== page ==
Profile cover photo
Profile photo
Grigor & Young
11 followers
11 followers
About
Posts

Post has shared content
Our Moray Claims people continue their series discussing injuries to particular parts of the body - this time it's the elbow,
We've looked at ankle, wrist, collar bone and now elbow injuries, in this latest article:

Post has shared content
An article on the Moray Claims website about personal injury claims in Scotland for collar bone fractures and other injuries.
What's probably the most common type of human bone fracture of all?

Post has shared content
An article discussing compensation claims for ankle injuries in Scotland: the different varieties of injuries; an idea of ballpark values for "pain and suffering", and so on.

Post has attachment
Following a recent Radio 4 "File on 4" documentary about the potential dangers to occupants of houses built on ground previously used for landfill, this article on the G&Y website discusses the steps your solicitor can take to ensure that you are not purchasing a house which is built on "contaminated" land.

Post has shared content
If you're injured in a road traffic accident and you were not wearing the seatbelt provided, usually you'll face a percentage loss on any compensation you receive - due to contributory negligence. That's not always the case, though, and this article considers the situations where you might still be able to claim in full, even though you did not have your seatbelt on.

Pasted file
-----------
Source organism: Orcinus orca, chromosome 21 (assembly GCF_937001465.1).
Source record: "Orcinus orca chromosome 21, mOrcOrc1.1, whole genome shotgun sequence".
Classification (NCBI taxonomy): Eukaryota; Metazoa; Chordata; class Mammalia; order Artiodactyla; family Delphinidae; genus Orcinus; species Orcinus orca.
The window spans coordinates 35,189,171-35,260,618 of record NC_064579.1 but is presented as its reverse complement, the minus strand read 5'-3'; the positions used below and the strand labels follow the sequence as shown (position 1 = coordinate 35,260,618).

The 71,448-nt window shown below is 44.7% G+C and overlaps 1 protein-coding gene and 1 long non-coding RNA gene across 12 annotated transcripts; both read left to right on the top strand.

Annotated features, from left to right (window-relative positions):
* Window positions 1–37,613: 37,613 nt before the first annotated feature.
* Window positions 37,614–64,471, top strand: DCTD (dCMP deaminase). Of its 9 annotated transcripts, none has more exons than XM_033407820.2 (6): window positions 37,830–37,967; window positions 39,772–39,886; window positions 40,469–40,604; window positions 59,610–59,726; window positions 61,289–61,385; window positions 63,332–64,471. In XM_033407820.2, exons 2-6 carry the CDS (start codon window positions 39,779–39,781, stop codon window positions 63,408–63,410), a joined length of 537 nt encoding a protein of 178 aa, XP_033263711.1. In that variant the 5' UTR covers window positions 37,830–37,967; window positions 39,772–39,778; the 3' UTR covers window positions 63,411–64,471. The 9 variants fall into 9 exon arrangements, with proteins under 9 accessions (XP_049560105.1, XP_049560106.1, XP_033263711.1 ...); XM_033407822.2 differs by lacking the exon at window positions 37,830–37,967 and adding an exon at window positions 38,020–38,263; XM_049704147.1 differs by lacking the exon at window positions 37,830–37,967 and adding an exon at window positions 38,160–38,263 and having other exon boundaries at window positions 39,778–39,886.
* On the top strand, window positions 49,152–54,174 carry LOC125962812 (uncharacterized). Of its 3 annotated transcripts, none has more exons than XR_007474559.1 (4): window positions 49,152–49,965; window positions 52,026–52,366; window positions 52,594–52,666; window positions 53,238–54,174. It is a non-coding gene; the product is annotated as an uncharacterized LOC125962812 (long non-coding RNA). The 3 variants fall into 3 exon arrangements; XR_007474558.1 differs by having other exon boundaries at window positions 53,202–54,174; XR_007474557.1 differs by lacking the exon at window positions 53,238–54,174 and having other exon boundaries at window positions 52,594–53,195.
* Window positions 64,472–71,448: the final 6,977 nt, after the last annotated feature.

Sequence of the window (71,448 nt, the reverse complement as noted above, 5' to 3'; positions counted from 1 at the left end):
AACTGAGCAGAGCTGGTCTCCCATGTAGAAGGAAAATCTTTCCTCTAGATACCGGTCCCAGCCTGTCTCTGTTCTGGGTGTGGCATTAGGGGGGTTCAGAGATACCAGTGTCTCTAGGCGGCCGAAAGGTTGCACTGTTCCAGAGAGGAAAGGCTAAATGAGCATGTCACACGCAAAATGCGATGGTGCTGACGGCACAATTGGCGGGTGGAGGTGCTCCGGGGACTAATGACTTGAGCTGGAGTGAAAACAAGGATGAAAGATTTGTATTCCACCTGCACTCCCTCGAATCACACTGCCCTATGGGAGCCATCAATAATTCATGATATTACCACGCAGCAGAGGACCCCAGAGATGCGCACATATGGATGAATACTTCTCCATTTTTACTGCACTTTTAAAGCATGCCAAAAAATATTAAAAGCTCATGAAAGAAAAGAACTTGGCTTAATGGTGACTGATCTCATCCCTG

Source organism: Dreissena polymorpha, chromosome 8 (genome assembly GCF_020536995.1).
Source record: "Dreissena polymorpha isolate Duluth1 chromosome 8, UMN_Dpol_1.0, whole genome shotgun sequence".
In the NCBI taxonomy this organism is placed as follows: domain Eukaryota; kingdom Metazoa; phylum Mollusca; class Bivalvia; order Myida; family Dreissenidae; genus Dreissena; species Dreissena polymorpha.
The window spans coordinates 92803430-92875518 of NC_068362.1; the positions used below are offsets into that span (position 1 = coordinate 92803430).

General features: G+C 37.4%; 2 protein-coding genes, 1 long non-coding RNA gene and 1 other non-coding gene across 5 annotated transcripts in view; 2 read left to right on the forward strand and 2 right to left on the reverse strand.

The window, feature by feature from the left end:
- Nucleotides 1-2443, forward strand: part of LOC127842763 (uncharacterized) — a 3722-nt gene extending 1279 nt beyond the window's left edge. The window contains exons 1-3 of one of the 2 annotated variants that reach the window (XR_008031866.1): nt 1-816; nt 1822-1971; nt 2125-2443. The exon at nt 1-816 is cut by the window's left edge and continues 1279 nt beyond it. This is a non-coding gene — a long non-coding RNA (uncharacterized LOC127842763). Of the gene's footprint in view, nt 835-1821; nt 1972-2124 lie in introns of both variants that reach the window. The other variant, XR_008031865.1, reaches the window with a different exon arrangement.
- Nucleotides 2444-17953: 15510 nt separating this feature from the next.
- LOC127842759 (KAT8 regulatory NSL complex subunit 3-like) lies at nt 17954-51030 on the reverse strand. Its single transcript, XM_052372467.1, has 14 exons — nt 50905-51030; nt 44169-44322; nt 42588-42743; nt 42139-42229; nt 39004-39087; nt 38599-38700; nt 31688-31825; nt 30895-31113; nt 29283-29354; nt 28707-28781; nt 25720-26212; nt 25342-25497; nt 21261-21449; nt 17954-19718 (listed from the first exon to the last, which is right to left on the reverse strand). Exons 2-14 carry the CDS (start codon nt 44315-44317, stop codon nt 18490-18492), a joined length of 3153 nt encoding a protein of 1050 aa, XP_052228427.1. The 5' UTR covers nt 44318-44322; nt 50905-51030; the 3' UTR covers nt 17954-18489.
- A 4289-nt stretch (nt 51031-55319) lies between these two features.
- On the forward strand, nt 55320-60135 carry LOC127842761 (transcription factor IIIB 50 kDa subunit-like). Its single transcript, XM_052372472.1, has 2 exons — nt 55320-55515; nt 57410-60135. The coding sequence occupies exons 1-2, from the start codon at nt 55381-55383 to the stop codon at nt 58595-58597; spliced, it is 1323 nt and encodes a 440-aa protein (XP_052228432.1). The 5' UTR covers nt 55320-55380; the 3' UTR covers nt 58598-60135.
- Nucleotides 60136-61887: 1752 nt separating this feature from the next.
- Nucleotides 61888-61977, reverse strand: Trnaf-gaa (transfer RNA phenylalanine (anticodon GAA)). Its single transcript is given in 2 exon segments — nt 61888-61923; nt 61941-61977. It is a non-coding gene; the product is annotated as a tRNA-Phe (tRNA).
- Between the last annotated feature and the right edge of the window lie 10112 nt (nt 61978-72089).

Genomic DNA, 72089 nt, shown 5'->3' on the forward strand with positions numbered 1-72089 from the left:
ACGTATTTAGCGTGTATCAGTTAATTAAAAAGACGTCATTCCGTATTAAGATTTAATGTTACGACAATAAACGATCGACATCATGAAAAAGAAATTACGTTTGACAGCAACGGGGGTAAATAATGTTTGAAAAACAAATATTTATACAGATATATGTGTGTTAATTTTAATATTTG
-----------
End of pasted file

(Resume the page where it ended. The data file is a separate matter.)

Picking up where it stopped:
Post has shared content
Social media has exposed more than a few false or exaggerated personal injury claims, as this article discusses.

Post has attachment
Moray Foodbank is Grigor & Young's new nominated charity.

Post has attachment
It's important to think about how you can best ensure (and regulate) how your loved ones access your online digital assets after your death. This article discusses these issues.

Post has shared content
A discussion of how a criminal conviction for the third party can help your personal injury claim succeed - and of the unusual situation where the third party might be able to turn the tables.
How a Moray case illustrates the possible benefits of a criminal conviction in relation to a personal injury claim.

Post has shared content
Applying the "Dirty Harry" method of risk analysis to medical negligence claims...
"No win-no fee" is not generally available for Medical Negligence claims - at least, at the the outset - so how do you get round the problem of "cost" in relation to medical negligence claims?
Wait while more posts are being loaded